Within science, my old thesis advisor used to say, there are A-Sciences and B-Sciences. The names came from the Uni's classification of undergraduate requirements. Other than having the label "B", as opposed to "the more important science that gets neglected", he felt this was A Good Thing. In short, A-sciences depended on rules, laws, and invariants. Chemistry. If you take hydrogen and oxygen, and know the pressure and temperature, you will know the phase-state of the result. The stuff of the 17th century enlightenment.
On the other hand, evolution, ecology, astronomy, he said, were statistical sciences. It wasn't a matter of a single law or paradigm, it was a matter of which ones occurred most often. For the evolutionary biologists out there, there is old hat. Darwin depended on the existence of variation to drive evolution. Survival of the fittest implies a more fit and a less fit organism.
Of course, B-science was neglected. That was part of its glory. A-science with its bald white men in lab coats (back then), as compared to bearded white men in plaid flannel shirts with mountain climbing boots in the middle of the city (in case a mountain did appear in the middle of the city), was the dominant paradigm. We were the subversives. Current funding trends support that perspective, fueled by a justification for improving health.
So it is no big shock that an NPR story titled You might be surprised when you take your temperature maintains that the magic number of 98.6F is not so magic and that "Baseline normal temperatures differ from person to person and from day to day". One of the two points in the article is a listing of temperatures that might mean something clinically (above 101.5 is a serious fever and multiple organ failures happen at 107F). The other of course is that normal is not a set number. Variation gets its due in a backhanded way.
I find the lack of attention to variation to range between irritating and bad science. I remember during my postdoc, a neuroscientist saying that something along the lines of "I measure single neurons" and that "variation is irrelevant as each neuron has an outcome". In my ill-equipped intellectual armamentarium at the time, I tried to point out there were many single neurons and how did he know that the one he measured was representative of all the neurons? And what about differences among neurons? I could not articulate the value of concepts of variation vs. central location to all science, but that's where I was heading, even then. Sometimes what is important is not whether two things differ in central value (the mean, the median), but in how they vary around that value. Next post will look at that in some detail.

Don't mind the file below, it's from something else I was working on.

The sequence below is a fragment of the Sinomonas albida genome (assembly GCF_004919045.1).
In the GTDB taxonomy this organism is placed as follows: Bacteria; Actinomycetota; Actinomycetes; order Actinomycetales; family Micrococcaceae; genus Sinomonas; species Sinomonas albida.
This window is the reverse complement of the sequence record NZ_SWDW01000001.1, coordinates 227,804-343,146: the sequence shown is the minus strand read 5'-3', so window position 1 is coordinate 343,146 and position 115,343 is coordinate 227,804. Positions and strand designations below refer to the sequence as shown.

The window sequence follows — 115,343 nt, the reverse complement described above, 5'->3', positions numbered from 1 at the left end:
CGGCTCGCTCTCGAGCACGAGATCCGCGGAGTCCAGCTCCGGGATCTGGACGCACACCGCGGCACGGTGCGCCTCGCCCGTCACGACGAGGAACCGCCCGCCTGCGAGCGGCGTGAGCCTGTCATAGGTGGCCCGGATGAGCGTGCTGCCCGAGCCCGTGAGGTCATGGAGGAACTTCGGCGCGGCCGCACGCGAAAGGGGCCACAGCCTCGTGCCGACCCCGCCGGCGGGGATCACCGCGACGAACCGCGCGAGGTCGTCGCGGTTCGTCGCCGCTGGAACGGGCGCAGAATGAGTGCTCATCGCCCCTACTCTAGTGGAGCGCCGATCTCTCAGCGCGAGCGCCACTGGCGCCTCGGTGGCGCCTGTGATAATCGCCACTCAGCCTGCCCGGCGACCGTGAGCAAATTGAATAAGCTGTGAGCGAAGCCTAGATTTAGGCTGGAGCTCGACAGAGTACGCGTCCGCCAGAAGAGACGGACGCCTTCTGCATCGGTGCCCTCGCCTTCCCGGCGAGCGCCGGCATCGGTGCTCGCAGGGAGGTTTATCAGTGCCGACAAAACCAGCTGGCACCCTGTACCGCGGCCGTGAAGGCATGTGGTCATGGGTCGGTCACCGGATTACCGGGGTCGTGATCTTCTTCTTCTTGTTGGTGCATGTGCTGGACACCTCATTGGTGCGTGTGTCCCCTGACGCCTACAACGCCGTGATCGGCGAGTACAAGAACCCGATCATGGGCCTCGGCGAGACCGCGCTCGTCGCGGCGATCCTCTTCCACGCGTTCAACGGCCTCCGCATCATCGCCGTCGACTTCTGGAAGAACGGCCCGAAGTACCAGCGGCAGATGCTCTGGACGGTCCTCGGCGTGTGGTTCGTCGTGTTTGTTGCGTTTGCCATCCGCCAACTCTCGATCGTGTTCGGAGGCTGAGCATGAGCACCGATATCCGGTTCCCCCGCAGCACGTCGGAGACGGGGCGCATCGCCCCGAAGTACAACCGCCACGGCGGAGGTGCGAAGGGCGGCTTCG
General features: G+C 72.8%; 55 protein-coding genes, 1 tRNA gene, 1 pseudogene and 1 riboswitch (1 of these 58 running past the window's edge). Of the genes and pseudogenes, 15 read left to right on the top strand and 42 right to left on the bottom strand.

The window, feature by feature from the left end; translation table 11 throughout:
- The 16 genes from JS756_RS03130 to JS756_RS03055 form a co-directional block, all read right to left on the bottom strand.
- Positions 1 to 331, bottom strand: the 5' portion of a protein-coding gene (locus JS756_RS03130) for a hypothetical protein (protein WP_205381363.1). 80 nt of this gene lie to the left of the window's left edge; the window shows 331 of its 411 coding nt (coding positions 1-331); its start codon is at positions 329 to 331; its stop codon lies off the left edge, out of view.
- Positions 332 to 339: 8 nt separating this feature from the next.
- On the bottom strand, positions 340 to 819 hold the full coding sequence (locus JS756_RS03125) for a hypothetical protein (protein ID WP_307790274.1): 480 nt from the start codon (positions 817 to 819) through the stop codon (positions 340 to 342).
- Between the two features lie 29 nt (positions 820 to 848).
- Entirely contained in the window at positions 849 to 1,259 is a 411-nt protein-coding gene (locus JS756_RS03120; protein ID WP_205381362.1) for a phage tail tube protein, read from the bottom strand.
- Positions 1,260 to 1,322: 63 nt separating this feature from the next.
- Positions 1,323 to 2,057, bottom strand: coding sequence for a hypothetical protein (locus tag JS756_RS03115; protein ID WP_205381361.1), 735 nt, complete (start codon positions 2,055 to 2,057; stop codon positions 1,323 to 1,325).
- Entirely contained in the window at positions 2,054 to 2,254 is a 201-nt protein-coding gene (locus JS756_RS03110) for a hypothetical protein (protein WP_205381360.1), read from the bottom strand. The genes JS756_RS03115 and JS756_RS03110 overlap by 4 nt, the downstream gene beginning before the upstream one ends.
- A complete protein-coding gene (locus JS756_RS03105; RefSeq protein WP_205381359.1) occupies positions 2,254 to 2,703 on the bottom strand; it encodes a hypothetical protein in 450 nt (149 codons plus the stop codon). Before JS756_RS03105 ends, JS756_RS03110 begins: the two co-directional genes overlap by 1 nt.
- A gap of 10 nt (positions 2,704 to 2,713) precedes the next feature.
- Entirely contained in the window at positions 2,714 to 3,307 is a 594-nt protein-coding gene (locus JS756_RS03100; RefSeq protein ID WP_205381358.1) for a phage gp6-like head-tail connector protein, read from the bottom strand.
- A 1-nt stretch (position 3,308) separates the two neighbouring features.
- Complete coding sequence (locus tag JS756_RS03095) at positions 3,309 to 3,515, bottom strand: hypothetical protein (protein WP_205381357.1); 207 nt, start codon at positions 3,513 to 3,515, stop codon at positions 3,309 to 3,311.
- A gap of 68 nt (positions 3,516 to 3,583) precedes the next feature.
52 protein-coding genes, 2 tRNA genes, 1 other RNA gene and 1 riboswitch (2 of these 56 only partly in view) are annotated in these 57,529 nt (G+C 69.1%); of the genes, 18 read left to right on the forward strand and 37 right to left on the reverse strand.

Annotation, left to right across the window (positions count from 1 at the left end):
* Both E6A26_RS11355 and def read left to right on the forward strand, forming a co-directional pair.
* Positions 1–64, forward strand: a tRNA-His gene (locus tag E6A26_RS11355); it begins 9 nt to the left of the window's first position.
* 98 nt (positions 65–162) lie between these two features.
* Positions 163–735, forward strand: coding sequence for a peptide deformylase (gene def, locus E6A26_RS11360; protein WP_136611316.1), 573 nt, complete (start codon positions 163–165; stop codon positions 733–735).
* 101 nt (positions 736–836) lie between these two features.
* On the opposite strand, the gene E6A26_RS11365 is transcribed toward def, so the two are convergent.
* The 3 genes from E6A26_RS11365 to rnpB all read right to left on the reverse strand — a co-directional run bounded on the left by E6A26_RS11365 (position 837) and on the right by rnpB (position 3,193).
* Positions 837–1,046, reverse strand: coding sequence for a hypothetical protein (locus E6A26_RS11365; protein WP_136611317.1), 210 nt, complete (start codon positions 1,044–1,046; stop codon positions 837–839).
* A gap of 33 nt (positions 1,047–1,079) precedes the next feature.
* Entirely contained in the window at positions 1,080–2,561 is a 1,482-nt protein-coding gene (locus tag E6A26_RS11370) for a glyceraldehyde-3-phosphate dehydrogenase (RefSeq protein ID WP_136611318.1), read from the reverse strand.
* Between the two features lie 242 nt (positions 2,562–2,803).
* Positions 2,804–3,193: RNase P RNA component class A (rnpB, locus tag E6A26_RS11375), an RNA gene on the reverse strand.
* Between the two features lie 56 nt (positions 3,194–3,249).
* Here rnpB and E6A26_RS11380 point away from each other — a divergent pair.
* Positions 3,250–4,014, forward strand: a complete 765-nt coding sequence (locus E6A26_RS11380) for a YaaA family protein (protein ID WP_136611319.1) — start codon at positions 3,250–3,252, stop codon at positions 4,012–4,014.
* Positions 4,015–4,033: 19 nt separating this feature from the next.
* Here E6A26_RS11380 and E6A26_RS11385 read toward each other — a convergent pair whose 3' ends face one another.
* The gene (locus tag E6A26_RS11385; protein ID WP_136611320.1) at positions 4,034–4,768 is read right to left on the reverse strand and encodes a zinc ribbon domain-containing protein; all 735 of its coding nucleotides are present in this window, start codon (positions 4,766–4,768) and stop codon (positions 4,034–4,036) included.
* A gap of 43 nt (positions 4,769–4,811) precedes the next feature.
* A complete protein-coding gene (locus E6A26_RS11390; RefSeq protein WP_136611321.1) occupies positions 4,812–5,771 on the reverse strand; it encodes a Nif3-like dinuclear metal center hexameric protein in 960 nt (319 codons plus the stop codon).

Summary:Darwins theory of evolution by natural selection was based on the observation that there is variation between individuals within the same species. This fundamental observation is a central concept in evolutionary biology. However, variation is only rarely treated directly. It has remained peripheral to the study of mechanisms of evolutionary change. The explosion of knowledge in genetics, developmental biology, and the ongoing synthesis of evolutionary and developmental biology has made it possible for us to study the factors that limit, enhance, or structure variation at the level of an animals physical appearance and behavior. Knowledge of the significance of variability is crucial to this emerging synthesis. This volume situates the role of variability within this broad framework, bringing variation back to the center of the evolutionary stage.